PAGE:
Bloomington, Minn — Just in time for the International Hearing Society (IHS) conference in Boston, ReSound has introduced the Alera TS™, which combines an advanced hearing aid with a tinnitus sound generator (TSG).
TSGs are a common approach in tinnitus sound therapy. They work by administering sounds that are designed to make the disturbing tinnitus noise less noticeable, drawing the patient’s attention away from the tinnitus tones.
Michael Piskosz, MS, ReSound, commented in the press announcement, “This kind of sound therapy, when combined with informed counseling, is recognized as a highly effective way of managing tinnitus.”
Alera TS also provides flexibility for individualized sound therapy. Hearing professionals can customize the device to address the personalized needs of each tinnitus sufferer.
The Alera TS is being introduced at a time when tinnitus is the most prevalent physical disability reported by military service members and veterans.
ReSound stated in its press release that 83% of Veterans Administration audiologists reported a significant or satisfactory improvement in their patients’ tinnitus symptoms after activating the TSG feature.
Research continues into the causes of tinnitus. The latest research is not focused on the ear, but in the brain where it’s now thought the condition really originates.
A study by a team of UC Berkeley neuroscientists has uncovered new cerebral mechanisms behind tinnitus, a currently incurable condition that produces a constant ringing or buzzing sound in the ear in the absence of other noise.
The study, published Sept. 6 in the journal Proceedings of the National Academy of Sciences, provides an alternative hypothesis to the prevailing view that tinnitus is associated with neurons in the region of the cortex that is affected by hearing loss. The research, which was conducted by the UC Berkeley Helen Wills Neuroscience Institute, shows that the higher-frequency neurons in the area of the cortex affected by hearing loss are responsible for the high-pitched noise characteristic of tinnitus.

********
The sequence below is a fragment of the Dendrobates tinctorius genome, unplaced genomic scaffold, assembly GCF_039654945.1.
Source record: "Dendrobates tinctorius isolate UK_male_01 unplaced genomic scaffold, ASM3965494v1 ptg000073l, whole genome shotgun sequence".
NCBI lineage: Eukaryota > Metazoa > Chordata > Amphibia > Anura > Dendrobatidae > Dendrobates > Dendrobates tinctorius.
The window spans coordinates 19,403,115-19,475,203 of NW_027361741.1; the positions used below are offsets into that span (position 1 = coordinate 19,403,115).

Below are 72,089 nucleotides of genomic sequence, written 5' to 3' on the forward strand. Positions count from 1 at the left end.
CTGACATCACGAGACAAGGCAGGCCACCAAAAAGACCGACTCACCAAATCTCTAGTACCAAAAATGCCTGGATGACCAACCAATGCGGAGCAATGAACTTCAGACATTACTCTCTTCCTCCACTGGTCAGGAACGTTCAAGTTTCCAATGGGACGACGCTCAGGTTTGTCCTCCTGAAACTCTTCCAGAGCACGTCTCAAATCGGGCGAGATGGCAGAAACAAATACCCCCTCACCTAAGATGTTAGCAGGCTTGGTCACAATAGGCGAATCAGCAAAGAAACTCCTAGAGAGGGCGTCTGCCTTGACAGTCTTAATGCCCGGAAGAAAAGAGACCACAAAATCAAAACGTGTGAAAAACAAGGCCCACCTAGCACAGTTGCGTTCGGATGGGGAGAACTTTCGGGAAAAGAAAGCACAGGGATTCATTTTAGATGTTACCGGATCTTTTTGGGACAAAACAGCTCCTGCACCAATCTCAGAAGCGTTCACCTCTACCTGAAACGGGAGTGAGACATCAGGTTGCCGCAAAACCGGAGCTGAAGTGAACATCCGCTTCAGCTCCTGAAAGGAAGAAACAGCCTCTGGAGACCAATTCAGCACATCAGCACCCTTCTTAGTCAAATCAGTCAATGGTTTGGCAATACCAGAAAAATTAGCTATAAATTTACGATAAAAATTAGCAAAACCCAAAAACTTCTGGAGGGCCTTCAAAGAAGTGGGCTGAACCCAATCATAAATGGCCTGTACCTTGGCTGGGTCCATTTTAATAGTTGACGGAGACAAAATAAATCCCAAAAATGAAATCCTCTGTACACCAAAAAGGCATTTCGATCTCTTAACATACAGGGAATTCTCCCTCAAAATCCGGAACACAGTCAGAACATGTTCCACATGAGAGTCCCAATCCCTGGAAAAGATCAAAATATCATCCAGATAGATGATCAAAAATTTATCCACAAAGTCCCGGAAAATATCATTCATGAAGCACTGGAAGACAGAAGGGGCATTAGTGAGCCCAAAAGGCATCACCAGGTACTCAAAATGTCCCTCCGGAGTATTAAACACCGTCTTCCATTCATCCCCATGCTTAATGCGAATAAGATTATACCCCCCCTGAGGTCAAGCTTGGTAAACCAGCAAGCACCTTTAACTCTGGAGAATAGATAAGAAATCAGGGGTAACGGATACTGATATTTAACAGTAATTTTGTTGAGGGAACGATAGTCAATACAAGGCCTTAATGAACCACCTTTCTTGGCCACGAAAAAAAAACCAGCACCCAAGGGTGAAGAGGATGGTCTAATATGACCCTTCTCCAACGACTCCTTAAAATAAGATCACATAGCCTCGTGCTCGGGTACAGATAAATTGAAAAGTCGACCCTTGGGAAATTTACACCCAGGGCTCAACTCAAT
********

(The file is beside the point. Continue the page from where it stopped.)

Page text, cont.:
According to Shaowen Bao, co-author of the study and adjunct assistant professor of neuroscience at UC Berkeley, this study is the first to attribute tinnitus to the sensory-deprived region — which is affected by hearing loss — of the cortex.
“Researchers have come up with the prevailing theory based on numerous studies and findings,” he said. “However, these findings are somewhat inconsistent. We hope we can get a more coherent idea of what’s happening.”
According to the American Tinnitus Association, tinnitus affects more than 50 million Americans with varying degrees of severity ranging from barely noticeable to debilitating. Although scientists have yet to identify a cure for the condition, popular treatment options include masking the tinnitus noise with music, which provides temporary relief, and training the neurons in the auditory cortex to enhance their response to lost frequencies, which helps to gradually reconnect the ear to the sensory-deprived neurons.
Bao and his team treated hearing-impaired rats with two drugs in order to increase their brain’s production of the GABA neurotransmitter, which inhibits the spontaneous firing of the sensory-deprived neurons — the cause of the ringing associated with tinnitus. But although these drugs were effective in treating the symptoms of tinnitus in rats, they cannot be used on humans because of the long-term side effects associated with them.
Although this is his first study on tinnitus, Bao said he hopes to build off this research to provide further insight into the field.
“We are very interested in using these molecular and cellular tools to pinpoint the mechanisms behind tinnitus and hearing loss more precisely,” he said.
Michael DeWeese, UC Berkeley assistant professor of physics and member of the institute, who researches the inability to focus attention on important sounds in the presence of distractors, said that researchers are focusing on this condition.
“Tinnitus is actually a very serious problem, and I think that many people are very surprised to hear that,” he said. “In the very worst cases, sufferers are suicidal.”